A comet breaks apart


Readers!
 
For many reasons, mostly political but partly ethical, I do not use Google, Facebook, Twitter. They practice corrupt business policies, while targeting conservative websites for censoring, facts repeatedly confirmed by news stories and by my sense that Facebook has taken action to prevent my readers from recommending Behind the Black to their friends.
 
Thus, I must have your direct support to keep this webpage alive. Not only does the money pay the bills, it gives me the freedom to speak honestly about science and culture, instead of being forced to write it as others demand.

 

Please consider donating by giving either a one-time contribution or a regular subscription, as outlined in the tip jar below.


 

Regular readers can support Behind The Black with a contribution via paypal:

Or with a subscription with regular donations from your Paypal or credit card account:


If Paypal doesn't work for you, you can support Behind The Black directly by sending your donation by check, payable to Robert Zimmerman, to
 
Behind The Black
c/o Robert Zimmerman
P.O.Box 1262
Cortaro, AZ 85652

 

You can also support me by buying one of my books, as noted in the boxes interspersed throughout the webpage. And if you buy the books through the ebookit links, I get a larger cut and I get it sooner.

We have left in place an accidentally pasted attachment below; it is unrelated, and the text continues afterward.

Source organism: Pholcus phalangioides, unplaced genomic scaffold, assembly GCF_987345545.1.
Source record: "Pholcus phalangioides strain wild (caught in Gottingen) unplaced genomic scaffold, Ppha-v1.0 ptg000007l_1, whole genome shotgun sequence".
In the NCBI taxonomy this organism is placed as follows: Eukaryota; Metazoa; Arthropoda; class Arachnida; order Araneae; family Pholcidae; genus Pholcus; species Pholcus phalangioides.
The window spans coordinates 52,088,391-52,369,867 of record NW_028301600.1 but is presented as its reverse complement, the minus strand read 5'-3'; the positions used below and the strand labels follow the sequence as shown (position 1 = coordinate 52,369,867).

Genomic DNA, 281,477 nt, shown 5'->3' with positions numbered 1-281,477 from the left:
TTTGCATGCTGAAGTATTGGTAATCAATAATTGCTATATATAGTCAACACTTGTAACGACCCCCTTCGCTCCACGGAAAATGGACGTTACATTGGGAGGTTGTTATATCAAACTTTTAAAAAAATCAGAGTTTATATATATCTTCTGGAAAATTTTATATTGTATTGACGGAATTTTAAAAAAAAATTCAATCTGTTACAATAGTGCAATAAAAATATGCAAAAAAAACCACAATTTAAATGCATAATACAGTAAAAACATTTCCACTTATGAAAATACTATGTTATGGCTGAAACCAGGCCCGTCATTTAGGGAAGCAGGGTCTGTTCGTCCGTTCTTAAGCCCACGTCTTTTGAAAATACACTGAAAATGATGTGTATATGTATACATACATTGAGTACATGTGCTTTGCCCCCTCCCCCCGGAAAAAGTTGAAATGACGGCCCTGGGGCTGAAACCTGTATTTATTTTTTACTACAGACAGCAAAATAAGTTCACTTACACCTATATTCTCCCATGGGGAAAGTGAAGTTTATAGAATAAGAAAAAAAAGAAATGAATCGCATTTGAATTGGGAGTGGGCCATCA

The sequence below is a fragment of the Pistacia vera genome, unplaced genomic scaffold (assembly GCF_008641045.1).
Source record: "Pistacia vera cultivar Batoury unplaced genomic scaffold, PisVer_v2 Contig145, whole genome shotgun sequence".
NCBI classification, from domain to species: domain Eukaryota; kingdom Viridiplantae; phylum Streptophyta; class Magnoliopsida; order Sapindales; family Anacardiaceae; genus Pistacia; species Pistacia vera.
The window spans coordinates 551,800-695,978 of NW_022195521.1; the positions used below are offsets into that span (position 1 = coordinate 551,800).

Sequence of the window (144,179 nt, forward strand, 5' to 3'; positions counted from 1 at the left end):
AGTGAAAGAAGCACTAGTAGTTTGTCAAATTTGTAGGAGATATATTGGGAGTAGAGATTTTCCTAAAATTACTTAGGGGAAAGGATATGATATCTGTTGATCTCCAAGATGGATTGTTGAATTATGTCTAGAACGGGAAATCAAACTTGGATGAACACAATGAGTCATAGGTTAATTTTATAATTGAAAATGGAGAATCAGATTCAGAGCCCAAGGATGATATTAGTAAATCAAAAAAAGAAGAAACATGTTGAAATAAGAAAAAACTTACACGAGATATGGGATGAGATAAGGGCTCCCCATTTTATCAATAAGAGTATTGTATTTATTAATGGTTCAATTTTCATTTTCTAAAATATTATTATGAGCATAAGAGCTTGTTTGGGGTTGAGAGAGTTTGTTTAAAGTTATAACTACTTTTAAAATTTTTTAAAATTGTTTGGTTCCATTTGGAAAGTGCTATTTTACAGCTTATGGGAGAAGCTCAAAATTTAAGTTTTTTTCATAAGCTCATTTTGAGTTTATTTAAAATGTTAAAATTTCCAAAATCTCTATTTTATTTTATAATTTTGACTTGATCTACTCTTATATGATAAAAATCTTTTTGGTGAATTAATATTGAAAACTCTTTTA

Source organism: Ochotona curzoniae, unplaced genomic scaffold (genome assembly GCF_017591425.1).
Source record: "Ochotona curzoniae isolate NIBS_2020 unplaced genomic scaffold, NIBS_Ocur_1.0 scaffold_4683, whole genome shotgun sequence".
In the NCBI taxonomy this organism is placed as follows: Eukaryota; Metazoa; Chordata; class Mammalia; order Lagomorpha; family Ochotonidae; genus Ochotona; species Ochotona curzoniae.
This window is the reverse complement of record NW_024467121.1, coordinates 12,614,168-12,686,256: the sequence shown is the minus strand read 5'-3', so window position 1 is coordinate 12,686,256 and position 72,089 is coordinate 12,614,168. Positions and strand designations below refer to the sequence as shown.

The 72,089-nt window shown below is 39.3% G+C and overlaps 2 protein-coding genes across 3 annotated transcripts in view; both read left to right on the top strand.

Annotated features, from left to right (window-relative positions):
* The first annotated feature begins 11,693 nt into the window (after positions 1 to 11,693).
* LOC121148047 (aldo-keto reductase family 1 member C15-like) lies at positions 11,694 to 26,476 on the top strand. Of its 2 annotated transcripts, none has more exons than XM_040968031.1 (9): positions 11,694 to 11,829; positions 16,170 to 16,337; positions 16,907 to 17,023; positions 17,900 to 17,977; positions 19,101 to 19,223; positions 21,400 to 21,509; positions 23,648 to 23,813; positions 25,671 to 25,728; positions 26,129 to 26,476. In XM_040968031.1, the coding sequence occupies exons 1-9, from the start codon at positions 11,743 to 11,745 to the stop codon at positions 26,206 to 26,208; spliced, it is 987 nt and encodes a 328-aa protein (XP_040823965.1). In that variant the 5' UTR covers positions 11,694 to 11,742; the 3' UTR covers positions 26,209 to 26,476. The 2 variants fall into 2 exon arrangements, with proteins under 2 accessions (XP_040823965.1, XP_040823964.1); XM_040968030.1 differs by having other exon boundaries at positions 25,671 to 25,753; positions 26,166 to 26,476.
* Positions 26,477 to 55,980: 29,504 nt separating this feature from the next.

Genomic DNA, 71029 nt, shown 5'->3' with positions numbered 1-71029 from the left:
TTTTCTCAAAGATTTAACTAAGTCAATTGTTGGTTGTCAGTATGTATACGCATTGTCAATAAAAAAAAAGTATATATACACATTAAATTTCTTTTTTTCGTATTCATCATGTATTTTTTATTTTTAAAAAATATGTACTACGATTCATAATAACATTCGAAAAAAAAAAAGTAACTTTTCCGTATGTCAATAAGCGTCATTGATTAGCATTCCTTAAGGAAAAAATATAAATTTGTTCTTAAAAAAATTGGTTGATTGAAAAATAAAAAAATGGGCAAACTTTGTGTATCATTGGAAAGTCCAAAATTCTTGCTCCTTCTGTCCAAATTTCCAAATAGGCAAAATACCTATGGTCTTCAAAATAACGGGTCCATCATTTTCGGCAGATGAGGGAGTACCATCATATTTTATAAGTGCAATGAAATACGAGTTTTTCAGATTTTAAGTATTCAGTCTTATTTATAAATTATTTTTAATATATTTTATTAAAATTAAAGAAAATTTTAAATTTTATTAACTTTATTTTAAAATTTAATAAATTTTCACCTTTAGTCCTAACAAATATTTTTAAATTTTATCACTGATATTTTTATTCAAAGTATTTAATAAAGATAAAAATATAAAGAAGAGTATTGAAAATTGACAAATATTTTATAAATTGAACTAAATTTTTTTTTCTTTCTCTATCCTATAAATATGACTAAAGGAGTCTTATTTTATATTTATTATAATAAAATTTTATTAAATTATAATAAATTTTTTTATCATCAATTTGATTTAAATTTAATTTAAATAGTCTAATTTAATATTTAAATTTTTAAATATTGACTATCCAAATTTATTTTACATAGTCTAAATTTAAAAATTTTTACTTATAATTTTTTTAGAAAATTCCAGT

On February 12 members of the amateur astronomy organization Slooh actually viewed the break-up of Comet 73P/Schwassmann-Wachmann into two large fragments.

On the night of February 12th, Slooh members using the company’s telescopes in Chile were able to view the comet as it broke into two pieces. This seems to be the continuation of a process that was first witnessed in 1995, then again in 2006.

Slooh members were among the first to confirm that the nucleus of comet 73P/Schwassmann-Wachmann had split into at least two large pieces. “They immediately pointed Slooh’s telescopes to capture the event,” says Slooh Astronomer, Paul Cox. “Members will continue to monitor the comet live over the coming weeks – assuming the comet survives that long.”

They have created an animation from their images, but it appears that they only started taking images after the actual breakup, so the animation shows the two fragments, but not the moment they broke apart.

Share

Leave a Reply

Your email address will not be published. Required fields are marked *